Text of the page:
Top Five Reasons to Love Your Library

Is it the familiar, musty smell of paper and binding glue? The stacks lined with books whose titles promise seemingly endless stories or wisdom? The quiet shared with others?

Readers have so many reasons to love libraries.

But that loving relationship may undergo a subtle shift when you start writing and publishing books yourself. On the one hand, you want to see your works on the shelves. On the other hand, library checkouts might represent lost revenues.

New authors worry about the free access offered by libraries, asking questions like:

Why do I want my print book in the library, where dozens of people can read one purchased copy?

Why should I put my ebook on Overdrive or Bibliotheca? Won’t this hurt my sales if people borrow rather than buy it?

As a marketer, I suggest that once you commit to being an author, you should love your library even more than before, and do everything you can to support the library system.

Here are my top five reasons that authors should love their libraries — counting down.

#5: The library can be an alternate (or primary) workspace

The other day my home office was uninhabitable because a crew was tearing off the roof. I tried the local coffee shop, but the guy next to me started a series of conference calls. And despite my love of coffee, I can only drink so much before I get too jumpy to focus. So I went to the local library.

Our library has desks and chairs scattered throughout — in the stacks, next to windows, and in dedicated quiet study rooms. I was surprised by the number of people using the space to research, work, read, or in one case snooze.

Writing can be a lonely endeavor. Working in the library, you get out among people yet can still be in your zone. And you won’t be tempted by those maple scones at the coffee house.

A stint in the library can help with writer’s block, as well. Changing your location may shift your perspective on the thing your writing. Try you library.

#4: Libraries support your research

Google isn’t always enough for diligent researchers.

I find myself perusing the stacks for ideas and bringing home piles of physical books for note-taking and reading. And if you’re stuck looking for something, try the reference librarian.

#3: Libraries support local authors

Many libraries host event that give you a chance to work on your public speaking chops. Go ahead, propose a session about your topic.

Donate a book, too. The library might highlight it on a “Local Author” shelf.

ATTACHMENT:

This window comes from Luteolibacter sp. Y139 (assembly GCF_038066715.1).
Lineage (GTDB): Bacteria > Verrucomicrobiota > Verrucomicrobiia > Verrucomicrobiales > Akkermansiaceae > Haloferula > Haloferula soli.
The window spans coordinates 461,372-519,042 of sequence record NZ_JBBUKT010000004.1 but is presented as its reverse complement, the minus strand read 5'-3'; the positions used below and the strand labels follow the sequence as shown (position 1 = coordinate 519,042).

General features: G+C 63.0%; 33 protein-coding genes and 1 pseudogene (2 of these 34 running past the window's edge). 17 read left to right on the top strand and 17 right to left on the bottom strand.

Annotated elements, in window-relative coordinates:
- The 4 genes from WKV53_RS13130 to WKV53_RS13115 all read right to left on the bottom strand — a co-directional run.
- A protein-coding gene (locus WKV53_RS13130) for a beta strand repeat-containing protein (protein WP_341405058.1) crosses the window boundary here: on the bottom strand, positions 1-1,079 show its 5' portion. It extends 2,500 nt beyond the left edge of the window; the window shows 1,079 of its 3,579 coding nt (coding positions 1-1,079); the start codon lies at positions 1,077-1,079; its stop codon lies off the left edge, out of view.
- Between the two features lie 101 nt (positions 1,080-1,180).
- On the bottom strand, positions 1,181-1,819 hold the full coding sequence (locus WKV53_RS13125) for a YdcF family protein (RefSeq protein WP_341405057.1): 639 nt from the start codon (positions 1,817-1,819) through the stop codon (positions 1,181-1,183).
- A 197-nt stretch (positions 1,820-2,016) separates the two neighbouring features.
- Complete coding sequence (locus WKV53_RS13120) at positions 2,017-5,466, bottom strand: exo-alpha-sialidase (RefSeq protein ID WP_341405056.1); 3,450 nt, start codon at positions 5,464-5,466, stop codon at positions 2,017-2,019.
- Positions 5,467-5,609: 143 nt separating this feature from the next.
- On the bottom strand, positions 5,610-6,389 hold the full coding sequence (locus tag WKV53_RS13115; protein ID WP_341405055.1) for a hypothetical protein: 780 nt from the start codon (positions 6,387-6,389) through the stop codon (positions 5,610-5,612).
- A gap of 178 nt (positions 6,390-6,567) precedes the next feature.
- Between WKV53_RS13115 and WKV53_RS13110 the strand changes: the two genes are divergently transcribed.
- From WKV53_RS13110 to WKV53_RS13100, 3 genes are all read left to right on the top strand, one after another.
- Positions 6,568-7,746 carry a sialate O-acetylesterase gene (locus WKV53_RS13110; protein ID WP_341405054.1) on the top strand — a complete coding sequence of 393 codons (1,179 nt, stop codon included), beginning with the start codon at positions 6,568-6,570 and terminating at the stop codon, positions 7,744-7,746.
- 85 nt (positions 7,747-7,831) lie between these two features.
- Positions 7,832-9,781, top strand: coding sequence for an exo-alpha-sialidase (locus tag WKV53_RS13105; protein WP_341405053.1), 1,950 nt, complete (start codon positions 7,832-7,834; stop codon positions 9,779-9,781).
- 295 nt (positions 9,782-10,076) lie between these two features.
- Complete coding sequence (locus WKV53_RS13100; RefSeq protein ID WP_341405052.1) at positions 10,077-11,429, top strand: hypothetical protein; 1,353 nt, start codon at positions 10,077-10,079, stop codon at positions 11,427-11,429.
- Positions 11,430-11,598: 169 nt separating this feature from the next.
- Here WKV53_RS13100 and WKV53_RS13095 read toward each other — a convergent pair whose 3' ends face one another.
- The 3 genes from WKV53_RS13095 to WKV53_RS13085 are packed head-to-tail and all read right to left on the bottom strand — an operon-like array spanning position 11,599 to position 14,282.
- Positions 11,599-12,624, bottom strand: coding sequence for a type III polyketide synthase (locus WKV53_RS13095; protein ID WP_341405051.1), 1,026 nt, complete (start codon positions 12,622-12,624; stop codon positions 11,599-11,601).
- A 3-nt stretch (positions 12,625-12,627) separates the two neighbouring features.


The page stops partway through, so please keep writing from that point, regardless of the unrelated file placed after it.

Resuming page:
#2: Libraries help your readers

Not everyone can afford to buy to purchase all of the books they want and need. Does that mean that they shouldn’t have access to your stories or wisdom? I don’t think so.

Libraries are breeding grounds for avid readers, and we need more avid readers in the world.

But the most important reason to love your library is this:

#1: Libraries support your book marketing.

Your book marketing strategy should have three components:

1. Discovery — helping people find your book

2. The purchase — making it easy for people to buy the book

3. Loyalty — turning a purchaser into a reader and from there to a loyal reader or fan

The library itself contributes in a small way to the second phase, by purchasing the book. (You can also donate the book to the library.) But it helps you with the other two phases of marketing: discovery and loyalty.

Discovery: Most people have never heard of your book. The library gives them another place to find you. People who find and read your book in the library may become fans.

Loyalty: Even when someone finds your book, they may not be ready or willing to take the purchase plunge.

Let’s say that you’ve connected with someone who is interested in the topic (for a nonfiction) or your genre (for fiction). They may be intrigued, but are not yet willing to buy the book until they know that they like your writing or viewpoint.

A library gives them a chance to try out the book with little risk. If they read it and like it, good things may happen. One loyal reader, nurtured through the library, might:

· Sign up for your email list

· Buy other books you’ve already written

· Be among the first to purchase your next book

· Leave a review on Amazon or Goodreads helping others find your book

· Recommend the book to people they know

· Give the book to someone as a gift

I’d rather have 100 loyal, enthusiastic readers through the library than 100 people who buy the book online but don’t read it. Those loyal readers will help to do the work of marketing for me.

How to include the library in your book marketing plans

Pronoun now makes it easy to get your book into the ebook distribution systems that many libraries use, Overdrive and Bibliotheca. Go ahead and add those channels to get your ebook in front of more readers.

Consider donating your book to your local library.

Propose a speaking event related to your topic — and let people know they can find the book online or at the library.

If you give an in-person talk, let people know if the book is available in the library. If not, ask them to request it. Being able to check out the book just may remove a barrier for someone who eventually becomes a fan.



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